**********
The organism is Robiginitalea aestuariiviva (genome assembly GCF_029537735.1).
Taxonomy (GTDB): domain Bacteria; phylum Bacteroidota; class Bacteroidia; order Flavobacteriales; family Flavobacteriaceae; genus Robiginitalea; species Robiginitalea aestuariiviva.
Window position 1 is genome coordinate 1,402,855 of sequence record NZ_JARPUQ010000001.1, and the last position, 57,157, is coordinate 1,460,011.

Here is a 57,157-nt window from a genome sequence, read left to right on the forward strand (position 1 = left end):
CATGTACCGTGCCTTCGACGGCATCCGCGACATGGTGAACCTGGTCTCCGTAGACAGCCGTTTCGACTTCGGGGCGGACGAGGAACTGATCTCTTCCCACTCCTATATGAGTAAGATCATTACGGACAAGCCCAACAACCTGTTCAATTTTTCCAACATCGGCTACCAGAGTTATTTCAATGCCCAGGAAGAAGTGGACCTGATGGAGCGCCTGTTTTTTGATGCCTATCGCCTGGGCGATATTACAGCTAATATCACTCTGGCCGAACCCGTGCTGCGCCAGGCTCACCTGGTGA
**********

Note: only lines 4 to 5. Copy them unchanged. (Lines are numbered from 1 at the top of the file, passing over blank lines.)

Here is a 57,157-nt window from a genome sequence, read left to right on the forward strand (position 1 = left end):
CATGTACCGTGCCTTCGACGGCATCCGCGACATGGTGAACCTGGTCTCCGTAGACAGCCGTTTCGACTTCGGGGCGGACGAGGAACTGATCTCTTCCCACTCCTATATGAGTAAGATCATTACGGACAAGCCCAACAACCTGTTCAATTTTTCCAACATCGGCTACCAGAGTTATTTCAATGCCCAGGAAGAAGTGGACCTGATGGAGCGCCTGTTTTTTGATGCCTATCGCCTGGGCGATATTACAGCTAATATCACTCTGGCCGAACCCGTGCTGCGCCAGGCTCACCTGGTGA